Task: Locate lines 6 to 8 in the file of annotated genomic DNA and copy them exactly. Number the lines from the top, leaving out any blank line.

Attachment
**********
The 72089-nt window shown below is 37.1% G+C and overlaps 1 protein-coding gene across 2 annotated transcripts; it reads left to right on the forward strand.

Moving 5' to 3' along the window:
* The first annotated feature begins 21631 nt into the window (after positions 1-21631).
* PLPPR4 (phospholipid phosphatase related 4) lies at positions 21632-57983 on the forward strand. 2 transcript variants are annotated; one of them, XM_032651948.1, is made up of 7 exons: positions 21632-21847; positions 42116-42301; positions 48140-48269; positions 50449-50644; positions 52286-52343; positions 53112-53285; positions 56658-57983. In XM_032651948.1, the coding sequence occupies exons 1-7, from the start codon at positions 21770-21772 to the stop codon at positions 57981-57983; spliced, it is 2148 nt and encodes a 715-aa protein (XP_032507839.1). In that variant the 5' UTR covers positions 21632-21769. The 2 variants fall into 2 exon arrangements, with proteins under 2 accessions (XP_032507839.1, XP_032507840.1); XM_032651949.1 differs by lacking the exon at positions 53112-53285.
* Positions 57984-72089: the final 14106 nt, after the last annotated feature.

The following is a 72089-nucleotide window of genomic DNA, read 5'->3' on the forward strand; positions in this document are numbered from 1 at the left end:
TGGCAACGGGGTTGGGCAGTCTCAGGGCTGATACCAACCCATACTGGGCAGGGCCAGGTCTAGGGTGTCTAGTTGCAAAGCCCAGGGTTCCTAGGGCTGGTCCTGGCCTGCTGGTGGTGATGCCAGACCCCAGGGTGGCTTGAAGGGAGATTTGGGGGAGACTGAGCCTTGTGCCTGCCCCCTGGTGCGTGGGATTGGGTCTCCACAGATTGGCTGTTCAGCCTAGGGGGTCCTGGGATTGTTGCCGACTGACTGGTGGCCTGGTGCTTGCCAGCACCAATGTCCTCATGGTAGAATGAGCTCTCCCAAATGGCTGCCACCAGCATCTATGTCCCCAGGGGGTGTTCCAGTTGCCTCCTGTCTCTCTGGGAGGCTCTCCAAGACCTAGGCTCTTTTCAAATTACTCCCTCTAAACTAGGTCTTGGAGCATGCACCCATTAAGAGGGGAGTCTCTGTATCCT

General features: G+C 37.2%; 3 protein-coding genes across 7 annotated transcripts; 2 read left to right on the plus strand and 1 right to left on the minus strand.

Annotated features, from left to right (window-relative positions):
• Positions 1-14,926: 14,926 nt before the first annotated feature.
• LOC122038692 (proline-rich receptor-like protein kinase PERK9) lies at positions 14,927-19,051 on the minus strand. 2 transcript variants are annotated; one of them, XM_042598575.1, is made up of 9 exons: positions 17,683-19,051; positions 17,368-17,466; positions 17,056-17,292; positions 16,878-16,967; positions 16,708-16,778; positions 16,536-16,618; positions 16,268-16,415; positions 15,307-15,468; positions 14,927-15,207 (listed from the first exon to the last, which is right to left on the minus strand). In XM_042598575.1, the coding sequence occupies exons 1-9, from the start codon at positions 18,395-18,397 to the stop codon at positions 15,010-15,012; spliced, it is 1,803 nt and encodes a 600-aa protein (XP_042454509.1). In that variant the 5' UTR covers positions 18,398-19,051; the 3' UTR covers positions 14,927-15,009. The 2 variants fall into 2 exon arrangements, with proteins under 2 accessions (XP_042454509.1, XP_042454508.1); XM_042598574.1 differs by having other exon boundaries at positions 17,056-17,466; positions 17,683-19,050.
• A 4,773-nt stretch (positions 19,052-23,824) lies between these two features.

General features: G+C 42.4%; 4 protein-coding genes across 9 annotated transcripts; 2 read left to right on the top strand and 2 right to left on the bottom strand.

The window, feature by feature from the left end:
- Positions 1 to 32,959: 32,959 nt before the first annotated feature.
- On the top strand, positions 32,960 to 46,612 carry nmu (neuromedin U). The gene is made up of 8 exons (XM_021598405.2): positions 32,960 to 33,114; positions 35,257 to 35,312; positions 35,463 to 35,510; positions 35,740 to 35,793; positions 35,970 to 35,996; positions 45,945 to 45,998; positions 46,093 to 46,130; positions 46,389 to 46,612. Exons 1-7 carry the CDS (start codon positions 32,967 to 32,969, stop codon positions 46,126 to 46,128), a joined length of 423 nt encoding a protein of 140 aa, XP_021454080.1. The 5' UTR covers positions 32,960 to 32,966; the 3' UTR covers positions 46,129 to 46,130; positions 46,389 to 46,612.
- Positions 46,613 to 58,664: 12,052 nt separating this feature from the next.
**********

The following is a 72089-nucleotide window of genomic DNA, read 5'->3' on the forward strand; positions in this document are numbered from 1 at the left end:
TGGCAACGGGGTTGGGCAGTCTCAGGGCTGATACCAACCCATACTGGGCAGGGCCAGGTCTAGGGTGTCTAGTTGCAAAGCCCAGGGTTCCTAGGGCTGGTCCTGGCCTGCTGGTGGTGATGCCAGACCCCAGGGTGGCTTGAAGGGAGATTTGGGGGAGACTGAGCCTTGTGCCTGCCCCCTGGTGCGTGGGATTGGGTCTCCACAGATTGGCTGTTCAGCCTAGGGGGTCCTGGGATTGTTGCCGACTGACTGGTGGCCTGGTGCTTGCCAGCACCAATGTCCTCATGGTAGAATGAGCTCTCCCAAATGGCTGCCACCAGCATCTATGTCCCCAGGGGGTGTTCCAGTTGCCTCCTGTCTCTCTGGGAGGCTCTCCAAGACCTAGGCTCTTTTCAAATTACTCCCTCTAAACTAGGTCTTGGAGCATGCACCCATTAAGAGGGGAGTCTCTGTATCCT

General features: G+C 37.2%; 3 protein-coding genes across 7 annotated transcripts; 2 read left to right on the plus strand and 1 right to left on the minus strand.